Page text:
The office that oversees Connecticut's State Capitol complex says it hopes to have the control room staffed for Connecticut's cable TV and online public affairs network on Monday, despite a dispute with the independent vendor that's been running the operation.
Eric Connery, facilities engineer for the Office of Legislative Management, posted a letter Friday, urging the vendor's employees to fill out an application form and possibly be part of a "short- and long-term solution."
Workers were at the State Capitol early Friday, ready to pack up equipment and call it quits. The 33 employees who keep CT-N on the air were wondering if Friday would be their last day on the job.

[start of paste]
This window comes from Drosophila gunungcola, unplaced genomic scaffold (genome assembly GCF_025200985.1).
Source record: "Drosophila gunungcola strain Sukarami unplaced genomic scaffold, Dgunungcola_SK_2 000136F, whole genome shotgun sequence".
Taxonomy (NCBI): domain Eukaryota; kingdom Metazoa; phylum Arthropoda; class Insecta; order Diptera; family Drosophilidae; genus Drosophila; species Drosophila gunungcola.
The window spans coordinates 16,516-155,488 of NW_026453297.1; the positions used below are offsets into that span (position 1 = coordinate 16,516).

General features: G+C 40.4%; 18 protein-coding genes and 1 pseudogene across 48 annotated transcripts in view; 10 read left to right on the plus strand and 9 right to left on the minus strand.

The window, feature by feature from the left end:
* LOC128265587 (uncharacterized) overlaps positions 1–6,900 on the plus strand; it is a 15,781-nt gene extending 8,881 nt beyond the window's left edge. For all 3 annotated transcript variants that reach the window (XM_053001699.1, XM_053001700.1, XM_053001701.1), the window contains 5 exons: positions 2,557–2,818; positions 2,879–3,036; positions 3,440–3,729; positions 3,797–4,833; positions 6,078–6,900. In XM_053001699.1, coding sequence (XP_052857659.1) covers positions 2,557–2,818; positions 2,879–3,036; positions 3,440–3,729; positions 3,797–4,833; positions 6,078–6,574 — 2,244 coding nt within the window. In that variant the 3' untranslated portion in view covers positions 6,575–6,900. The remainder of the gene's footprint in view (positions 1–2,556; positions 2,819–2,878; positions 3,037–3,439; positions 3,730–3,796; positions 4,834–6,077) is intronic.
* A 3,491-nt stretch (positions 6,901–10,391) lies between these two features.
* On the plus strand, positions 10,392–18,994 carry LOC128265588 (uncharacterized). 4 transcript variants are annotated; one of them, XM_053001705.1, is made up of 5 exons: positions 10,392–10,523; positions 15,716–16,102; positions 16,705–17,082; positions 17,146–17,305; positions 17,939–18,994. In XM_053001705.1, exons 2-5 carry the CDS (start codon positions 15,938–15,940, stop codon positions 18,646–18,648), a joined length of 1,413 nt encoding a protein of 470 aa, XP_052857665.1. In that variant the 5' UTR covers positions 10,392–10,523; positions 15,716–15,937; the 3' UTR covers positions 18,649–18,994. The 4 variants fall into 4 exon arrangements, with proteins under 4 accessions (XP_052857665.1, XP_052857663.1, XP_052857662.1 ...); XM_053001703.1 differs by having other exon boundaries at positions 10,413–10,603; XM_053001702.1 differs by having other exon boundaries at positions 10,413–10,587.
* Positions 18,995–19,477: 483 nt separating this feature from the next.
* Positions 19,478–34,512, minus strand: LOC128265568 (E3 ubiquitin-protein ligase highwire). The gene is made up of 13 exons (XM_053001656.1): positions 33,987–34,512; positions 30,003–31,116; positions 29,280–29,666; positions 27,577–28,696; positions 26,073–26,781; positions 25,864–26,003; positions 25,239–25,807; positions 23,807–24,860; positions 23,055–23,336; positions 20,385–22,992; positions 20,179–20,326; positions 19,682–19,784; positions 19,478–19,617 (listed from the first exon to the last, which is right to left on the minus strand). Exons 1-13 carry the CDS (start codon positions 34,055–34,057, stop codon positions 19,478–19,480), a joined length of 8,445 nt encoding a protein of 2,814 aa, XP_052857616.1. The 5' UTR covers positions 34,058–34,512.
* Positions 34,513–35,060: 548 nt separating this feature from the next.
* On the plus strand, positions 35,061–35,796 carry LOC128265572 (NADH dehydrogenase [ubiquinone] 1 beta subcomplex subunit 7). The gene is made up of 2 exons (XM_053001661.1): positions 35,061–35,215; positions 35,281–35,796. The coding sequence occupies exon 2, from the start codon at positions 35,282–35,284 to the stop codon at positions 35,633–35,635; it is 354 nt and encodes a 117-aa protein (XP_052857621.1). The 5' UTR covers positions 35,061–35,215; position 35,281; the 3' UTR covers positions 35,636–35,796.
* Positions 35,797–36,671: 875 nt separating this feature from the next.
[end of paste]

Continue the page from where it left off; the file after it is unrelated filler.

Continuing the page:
The Connecticut Public Affairs Network on Thursday announced it was terminating its per diem agreement to continue temporarily operating the Connecticut Television Network as of 5 p.m. on Friday, citing devastating state budget cuts and "encroachments on our editorial independence."
Gov. Dannel P. Malloy has offered $400,000 in additional state funding to help save the network.
"People in Connecticut have had the opportunity over the 18 years have been able to see what happens in government at arms length and non partisan to lose that would be tragic," Former Channel 3 Anchor Pat Sheehan said.
Sheehan is president of the board of directors of Connecticut Public Affairs Network.
"This year for the first time for the legislature has demanded non negotiable to have control over programming over the network," Sheehan said.
Quinnipiac Professor Rich Hanley said citizens will suffer the most.
"It touches the lives of every Connecticut citizen and all the events so just about everybody," Hanley said.
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